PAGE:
The United Nations is seeking to examine Britain’s role in the policy, as part of a wider inquiry into ways in which counter-terrorism operations around the world may breach basic human rights.
By Ian Cobain, Stephen Grey and Richard Norton-Taylor writing in
It was only a matter of time before the CIA caught up with Saad Iqbal Madni. A Pakistani Islamist and, allegedly, a close associate of Richard Reid, the shoe bomber, he turned up in Indonesia in November 2001, just as the Taliban regime was crumbling and members of al-Qaida were fleeing Afghanistan. Renting a room in a Jakarta boarding house, he told locals he had arrived to hand over an inheritance to his late father’s second wife.
On January 9 2002, Iqbal was seized by Indonesian intelligence agents. Two days later, according to Indonesian officials, he was bundled aboard a Gulfstream V executive jet which had flown into a military airfield in the city. Then, without any extradition hearing or judicial process, he was flown to Cairo.
Iqbal, 24, had become the latest terrorism suspect to fall into a system known in US intelligence circles as “extraordinary rendition” – the apprehension of a suspect who is not placed on trial, or flown to Guant’namo, but taken to a country where torture is common.
These suspects are denied legal representation, and their detention is concealed from the International Committee of the Red Cross. The most common destination is Egypt, but there is evidence of detainees also being flown to Jordan, Morocco, Afghanistan, Uzbekistan and Syria.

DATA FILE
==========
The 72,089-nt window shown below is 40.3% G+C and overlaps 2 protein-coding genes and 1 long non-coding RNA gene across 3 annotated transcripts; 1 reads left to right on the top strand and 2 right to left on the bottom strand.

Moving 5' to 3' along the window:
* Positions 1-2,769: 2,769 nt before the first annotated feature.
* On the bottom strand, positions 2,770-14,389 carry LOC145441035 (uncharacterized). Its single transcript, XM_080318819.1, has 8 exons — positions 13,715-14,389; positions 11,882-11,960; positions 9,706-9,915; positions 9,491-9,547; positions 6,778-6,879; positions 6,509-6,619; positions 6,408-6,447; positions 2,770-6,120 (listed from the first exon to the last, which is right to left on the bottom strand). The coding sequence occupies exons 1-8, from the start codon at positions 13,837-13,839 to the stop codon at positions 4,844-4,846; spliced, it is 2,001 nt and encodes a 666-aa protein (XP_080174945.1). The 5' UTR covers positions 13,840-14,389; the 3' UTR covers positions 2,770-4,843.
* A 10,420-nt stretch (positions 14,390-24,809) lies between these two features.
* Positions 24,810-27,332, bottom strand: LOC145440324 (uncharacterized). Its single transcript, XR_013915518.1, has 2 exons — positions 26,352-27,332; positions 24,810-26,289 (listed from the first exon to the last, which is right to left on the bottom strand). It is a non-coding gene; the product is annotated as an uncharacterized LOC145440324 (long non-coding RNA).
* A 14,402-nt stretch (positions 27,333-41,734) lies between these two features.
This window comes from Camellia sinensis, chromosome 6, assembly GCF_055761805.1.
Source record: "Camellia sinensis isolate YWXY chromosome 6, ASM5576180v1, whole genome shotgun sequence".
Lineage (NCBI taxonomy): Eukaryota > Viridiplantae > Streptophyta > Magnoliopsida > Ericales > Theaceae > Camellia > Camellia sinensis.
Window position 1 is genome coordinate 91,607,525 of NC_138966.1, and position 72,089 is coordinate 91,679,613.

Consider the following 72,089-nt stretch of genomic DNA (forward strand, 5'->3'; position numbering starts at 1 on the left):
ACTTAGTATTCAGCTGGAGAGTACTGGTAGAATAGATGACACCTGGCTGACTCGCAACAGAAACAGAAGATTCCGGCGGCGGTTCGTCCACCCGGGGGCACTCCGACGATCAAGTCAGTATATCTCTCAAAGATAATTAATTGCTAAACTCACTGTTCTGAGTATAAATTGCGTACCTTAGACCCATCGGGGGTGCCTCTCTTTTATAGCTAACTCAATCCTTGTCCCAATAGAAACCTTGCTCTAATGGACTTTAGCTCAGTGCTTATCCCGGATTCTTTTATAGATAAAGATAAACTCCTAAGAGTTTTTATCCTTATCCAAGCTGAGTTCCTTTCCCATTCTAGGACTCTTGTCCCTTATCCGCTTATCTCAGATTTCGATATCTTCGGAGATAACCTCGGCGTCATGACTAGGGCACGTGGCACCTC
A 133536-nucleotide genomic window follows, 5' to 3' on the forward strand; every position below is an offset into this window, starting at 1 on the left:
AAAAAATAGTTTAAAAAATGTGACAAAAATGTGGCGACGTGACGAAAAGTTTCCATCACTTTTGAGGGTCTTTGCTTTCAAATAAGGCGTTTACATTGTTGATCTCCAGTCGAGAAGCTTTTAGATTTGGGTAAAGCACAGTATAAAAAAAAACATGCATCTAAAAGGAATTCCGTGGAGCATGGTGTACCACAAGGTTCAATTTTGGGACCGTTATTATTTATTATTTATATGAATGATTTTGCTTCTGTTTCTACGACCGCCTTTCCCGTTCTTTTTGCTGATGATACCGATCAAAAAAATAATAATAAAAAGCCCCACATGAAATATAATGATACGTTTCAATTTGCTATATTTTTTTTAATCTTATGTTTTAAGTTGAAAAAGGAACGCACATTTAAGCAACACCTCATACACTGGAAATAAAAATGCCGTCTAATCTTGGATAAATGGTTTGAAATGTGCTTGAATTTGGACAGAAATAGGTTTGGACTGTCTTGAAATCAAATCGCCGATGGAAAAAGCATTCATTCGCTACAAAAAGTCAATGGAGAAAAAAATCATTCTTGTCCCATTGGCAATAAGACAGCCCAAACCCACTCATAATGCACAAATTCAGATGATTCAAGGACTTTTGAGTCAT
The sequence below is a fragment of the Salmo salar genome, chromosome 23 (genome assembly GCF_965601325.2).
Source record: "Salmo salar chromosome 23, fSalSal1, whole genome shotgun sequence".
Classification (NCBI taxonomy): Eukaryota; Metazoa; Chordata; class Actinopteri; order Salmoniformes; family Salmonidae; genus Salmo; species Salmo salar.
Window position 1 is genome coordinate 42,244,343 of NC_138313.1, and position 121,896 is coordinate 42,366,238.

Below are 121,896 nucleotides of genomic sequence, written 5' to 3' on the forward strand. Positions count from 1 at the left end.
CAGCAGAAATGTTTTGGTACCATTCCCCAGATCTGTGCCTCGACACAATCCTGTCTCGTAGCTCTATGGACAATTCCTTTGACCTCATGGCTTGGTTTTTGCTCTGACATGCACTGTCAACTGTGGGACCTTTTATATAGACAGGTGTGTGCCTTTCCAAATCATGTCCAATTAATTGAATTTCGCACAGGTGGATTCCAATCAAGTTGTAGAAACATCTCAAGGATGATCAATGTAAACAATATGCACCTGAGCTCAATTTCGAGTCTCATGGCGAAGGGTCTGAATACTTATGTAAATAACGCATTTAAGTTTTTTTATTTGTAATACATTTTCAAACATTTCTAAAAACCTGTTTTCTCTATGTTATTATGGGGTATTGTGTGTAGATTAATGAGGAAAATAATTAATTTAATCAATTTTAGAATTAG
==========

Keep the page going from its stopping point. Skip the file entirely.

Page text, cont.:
Precise numbers are impossible to determine. A report on renditions published by New York University school of law and the New York City Bar Association suggests that around 150 people have been “rendered” in the last four years, but that is only an estimate. A handful have emerged from what has been labelled a secret gulag, and have given deeply disturbing accounts of horrific mistreatment.
Previous media reports have uncovered sketchy details of a British link to CIA abduction operations, but the full extent of the UK’s support can now be revealed. Drawing on publicly available information from the US Federal Aviation Administration, the Guardian has compiled a database of flight records which shows the extent of British logistical support.
Aircraft involved in the operations have flown into the UK at least 210 times since 9/11, an average of one flight a week. The 26-strong fleet run by the CIA have used 19 British airports and RAF bases, including Heathrow, Gatwick, Birmingham, Luton, Bournemouth and Belfast. The favourite destination is Prestwick, which CIA aircraft have flown into and out from more than 75 times. Glasgow has seen 74 flights, and RAF Northolt 33.
The Gulfstream V on to which Iqbal was bundled and flown to Egypt, for example, left Cairo on January 15 and headed for Scotland. After a brief stopover at Prestwick, probably to refuel, it departed again for Washington. Iqbal was held in Cairo for two years before appearing in Guant’namo, where he told other detainees who have since been released that he was tortured by having electrodes placed on his knees. It also appears that his bladder was damaged during interrogation.